Obama Tells BTW Graduates Their Success Resounds "All Across America"

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A topical tribute to the President
  • JB
  • A topical tribute to the President

Giving each one of the 155 graduates of Booker T. Washington a handshake and a send-off into the post-graduate world that, surely, none of them will ever forget, President Barack Obama delivered, as promised, the school’s commencement address Monday at the Cook Convention Center.

Obama was formally introduced by Christopher Dean, the student who was featured in BTW’s prize-winning video that won out over other schools’ entries in the 2011 Race to the Top Commencement Challenge — the prize for which was the President’s appearance at graduation.

Young Dean had been shown in the video in a state of anguish some years ago as his housing project was being demolished, a fact which would alter his place of residence and which he had then feared would make him ineligible to continue his studies at BTW, the historic predominantly African-American high school on the rim between downtown and south Memphis.

President Obama congratulates a Booker T. Washington graduate
  • JB
  • President Obama congratulates a Booker T. Washington graduate
But Dean had, as the President himself would note, persevered at BTW through the medium of “two bus rides each morning,” and he was on stage with cap and gown Monday to give some tongue-in-cheek details about this year’s commencement speaker. Usually, Dean noted, one would explain who the speaker was (chuckle from audience), what his job was (larger chuckle) and where he lived (still larger chuckle). And also, Dean said with perfect timing, “where he was born.”

That remark got huge laughter from the 3,000-odd people present, including Governor Bill Haslam, U.S. Senators Lamar Alexander and Bob Corker, 9th District Congressman Steve Cohen, Mayors A C Wharton and Mark Luttrell, and former congressman Harold Ford Jr. And it prompted a prolonged display of Obama’s trademark ear-to-ear toothy grin on the room’s overhead screens.

In his commencement remarks, the President said he gets emotional at graduation ceremonies. "Every commencement is a day of celebration. I was just telling somebody backstage, I just love commencements. I get all choked up at commencements. So I can tell you already right now, I will cry at my children’s commencement. I cry at other people’s commencements. But this one is especially hopeful. This one is especially hopeful because some people say that schools like BTW just aren’t supposed to succeed in America. You’ll hear them say, 'The streets are too rough in those neighborhoods,' 'The schools are too broken,' 'The kids don’t stand a chance.'

"We are here today because every single one of you stood tall and said, “Yes, we can.'"

Obama then went on to note the accomplishments that, along with the video, allowed BTW to prevail over other entries in the Commencement Challenge. They included a soaring graduation rate which has led to four out of five students getting their diplomas and the fact that 70 percent of BTW’s graduates had resolved to go on to pursue further studies. He reviewed several curriculum changes at BTW — special 9th grade academies, AP classes, participation in robotics competitions. "And you didn’t just create a new curriculum, you created a new culture — a culture that prizes hard work and discipline...."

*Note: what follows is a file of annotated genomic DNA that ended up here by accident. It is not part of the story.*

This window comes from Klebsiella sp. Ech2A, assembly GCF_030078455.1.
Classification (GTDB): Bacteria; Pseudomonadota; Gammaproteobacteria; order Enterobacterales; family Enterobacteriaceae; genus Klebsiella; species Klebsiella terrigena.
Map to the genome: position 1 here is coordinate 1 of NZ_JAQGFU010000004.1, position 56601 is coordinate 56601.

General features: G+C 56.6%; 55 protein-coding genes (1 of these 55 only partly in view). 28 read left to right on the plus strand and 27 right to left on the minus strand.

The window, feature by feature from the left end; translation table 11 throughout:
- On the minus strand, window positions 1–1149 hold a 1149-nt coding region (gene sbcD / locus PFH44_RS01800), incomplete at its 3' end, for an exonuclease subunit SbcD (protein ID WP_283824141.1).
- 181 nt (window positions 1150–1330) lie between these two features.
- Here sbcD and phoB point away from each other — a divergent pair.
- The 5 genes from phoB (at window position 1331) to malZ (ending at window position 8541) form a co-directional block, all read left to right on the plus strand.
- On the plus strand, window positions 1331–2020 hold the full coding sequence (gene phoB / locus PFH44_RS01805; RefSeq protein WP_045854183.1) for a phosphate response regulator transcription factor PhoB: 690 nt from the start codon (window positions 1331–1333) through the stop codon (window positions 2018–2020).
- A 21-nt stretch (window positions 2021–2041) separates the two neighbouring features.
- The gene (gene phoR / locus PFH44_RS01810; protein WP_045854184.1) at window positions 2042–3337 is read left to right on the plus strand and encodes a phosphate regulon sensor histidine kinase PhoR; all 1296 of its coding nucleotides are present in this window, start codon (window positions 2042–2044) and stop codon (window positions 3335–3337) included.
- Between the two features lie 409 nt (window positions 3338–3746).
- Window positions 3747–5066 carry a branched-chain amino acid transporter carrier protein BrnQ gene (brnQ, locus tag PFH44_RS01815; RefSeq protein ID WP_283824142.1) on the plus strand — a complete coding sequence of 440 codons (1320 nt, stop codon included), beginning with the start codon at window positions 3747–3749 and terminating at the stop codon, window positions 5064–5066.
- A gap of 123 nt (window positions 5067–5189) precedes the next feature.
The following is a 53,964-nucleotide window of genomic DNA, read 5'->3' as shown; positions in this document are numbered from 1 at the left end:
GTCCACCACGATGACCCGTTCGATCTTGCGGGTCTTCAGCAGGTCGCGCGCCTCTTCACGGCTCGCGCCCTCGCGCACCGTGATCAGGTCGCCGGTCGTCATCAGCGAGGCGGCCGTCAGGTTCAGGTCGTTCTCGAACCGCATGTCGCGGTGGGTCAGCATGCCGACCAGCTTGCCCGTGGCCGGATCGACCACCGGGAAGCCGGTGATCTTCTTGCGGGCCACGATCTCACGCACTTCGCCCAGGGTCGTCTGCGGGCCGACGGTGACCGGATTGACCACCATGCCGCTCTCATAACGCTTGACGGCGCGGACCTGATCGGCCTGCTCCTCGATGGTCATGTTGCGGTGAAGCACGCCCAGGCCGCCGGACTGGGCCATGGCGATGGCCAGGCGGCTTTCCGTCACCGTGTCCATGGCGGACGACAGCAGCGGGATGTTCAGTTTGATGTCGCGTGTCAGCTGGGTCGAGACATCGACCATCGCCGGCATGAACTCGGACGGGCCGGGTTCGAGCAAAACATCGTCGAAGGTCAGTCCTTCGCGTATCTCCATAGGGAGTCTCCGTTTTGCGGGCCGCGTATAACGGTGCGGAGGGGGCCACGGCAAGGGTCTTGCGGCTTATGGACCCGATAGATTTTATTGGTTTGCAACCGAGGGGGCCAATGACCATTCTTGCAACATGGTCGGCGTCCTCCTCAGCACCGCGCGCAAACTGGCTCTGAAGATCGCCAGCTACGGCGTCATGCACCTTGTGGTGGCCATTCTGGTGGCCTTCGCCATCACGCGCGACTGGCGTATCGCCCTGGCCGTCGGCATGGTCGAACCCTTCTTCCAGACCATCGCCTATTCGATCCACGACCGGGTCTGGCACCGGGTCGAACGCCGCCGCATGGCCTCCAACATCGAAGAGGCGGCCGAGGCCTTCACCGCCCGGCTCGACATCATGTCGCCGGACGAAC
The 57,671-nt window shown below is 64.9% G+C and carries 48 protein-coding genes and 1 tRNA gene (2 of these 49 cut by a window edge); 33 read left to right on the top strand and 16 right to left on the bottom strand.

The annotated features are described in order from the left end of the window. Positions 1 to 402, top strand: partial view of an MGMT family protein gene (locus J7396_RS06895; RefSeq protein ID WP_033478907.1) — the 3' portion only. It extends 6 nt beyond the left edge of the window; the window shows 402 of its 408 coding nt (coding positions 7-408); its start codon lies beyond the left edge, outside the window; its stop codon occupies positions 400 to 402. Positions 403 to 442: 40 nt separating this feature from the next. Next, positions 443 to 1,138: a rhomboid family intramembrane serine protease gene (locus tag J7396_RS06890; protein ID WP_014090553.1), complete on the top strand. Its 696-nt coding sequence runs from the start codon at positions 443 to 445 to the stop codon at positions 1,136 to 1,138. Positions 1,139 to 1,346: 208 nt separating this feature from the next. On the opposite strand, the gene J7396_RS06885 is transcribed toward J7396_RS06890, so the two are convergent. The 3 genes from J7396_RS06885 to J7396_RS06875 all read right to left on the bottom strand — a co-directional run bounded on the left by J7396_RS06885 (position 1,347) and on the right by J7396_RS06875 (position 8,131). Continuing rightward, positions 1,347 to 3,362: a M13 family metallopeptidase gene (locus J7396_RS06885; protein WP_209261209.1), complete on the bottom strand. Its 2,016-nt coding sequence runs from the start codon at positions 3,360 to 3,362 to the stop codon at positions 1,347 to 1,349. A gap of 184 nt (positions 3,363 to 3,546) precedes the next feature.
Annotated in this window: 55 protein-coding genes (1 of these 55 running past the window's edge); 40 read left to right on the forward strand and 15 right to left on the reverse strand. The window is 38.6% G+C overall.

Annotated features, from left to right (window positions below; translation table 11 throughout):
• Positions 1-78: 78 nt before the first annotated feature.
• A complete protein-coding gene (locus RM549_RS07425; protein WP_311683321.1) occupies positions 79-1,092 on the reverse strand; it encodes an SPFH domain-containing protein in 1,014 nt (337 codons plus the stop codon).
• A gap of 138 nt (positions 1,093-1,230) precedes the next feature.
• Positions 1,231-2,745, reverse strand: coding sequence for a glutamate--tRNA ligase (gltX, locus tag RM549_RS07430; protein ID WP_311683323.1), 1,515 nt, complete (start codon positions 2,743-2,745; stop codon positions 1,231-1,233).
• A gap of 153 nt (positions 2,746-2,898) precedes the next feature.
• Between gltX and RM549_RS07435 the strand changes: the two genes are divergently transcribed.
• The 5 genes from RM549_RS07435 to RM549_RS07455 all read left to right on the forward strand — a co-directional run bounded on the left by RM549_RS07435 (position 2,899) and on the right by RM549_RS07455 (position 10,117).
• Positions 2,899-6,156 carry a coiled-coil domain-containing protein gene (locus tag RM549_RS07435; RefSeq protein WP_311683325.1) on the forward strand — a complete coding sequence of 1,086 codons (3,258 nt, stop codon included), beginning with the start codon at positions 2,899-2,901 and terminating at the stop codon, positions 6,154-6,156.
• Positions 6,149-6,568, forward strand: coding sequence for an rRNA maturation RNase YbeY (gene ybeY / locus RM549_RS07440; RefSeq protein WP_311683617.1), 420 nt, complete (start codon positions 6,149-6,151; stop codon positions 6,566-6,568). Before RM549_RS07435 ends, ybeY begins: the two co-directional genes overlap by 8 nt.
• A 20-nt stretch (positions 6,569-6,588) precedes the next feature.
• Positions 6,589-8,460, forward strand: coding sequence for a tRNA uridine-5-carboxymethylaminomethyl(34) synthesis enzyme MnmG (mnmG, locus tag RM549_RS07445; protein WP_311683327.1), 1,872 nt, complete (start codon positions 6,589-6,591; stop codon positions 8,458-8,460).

Booker T. Washington had “proven that we can’t accept excuses,” Obama said. “Success is possible. And, if success can happen here, it can happen anywhere in Memphis. And if it can happen anywhere in Memphis, it can happen anywhere in Tennessee. And if it can happen anywhere in Tennessee, it can happen all across America.”

The President recalled for the audience some facts of his own upbringing, including the fact that he, like many of the Booker T. Washington students, had been raised through difficult times by a single mother, but that his mother and grandparents had “refused to permit me to make excuses,” encouraging him to pursue the education which had led to his current status in life.

“Not a single one of you has had anything handed to you on a silver platter,” Obama said, and he went on to recount as examples some significant travails in the lives of young Dean and another Booker T. Washington student, Eron Jackson.

Congratulating the graduates, the President concluded, “Thanks for inspiring me, and God bless you!” He then took his place in line as each student’s name was called to receive a diploma, giving each of them a handshake and often a hug as they crossed the stage.

Participating in the graduation proceedings and assisting the President in awarding diplomas were Booker T. Washington principal Alisha Kiner, Memphis City Schools superintendent Kriner Cash, MCS Chief of Operations Roderick Richmond, and MCS Board president Freda Williams.

Before taking part in the commencement exercises, Obama had a private reception in a nearby ballroom with Mayor Wharton, members of the congressional delegation, and victims of the ongoing flood.

See also here and here.

Principal Alisha Kiner and President Obama enjoy a musical interlude before BTW graduation
  • JB
  • Principal Alisha Kiner and President Obama enjoy a musical interlude before BTW graduation

Memphis City Schools Superintendent Kriner Cash Listens as Obama Addresses BTW Graduates
  • JB
  • Memphis City Schools Superintendent Kriner Cash Listens as Obama Addresses BTW Graduates

Two tall men, Shelby County Schools superintendent John Aitken and former Memphis Mayor Willie Herenton, draw a crowd before BTW graduation ceremonies
  • JB
  • Two tall men, Shelby County Schools superintendent John Aitken and former Memphis Mayor Willie Herenton, draw a crowd before BTW graduation ceremonies

See also here and here.

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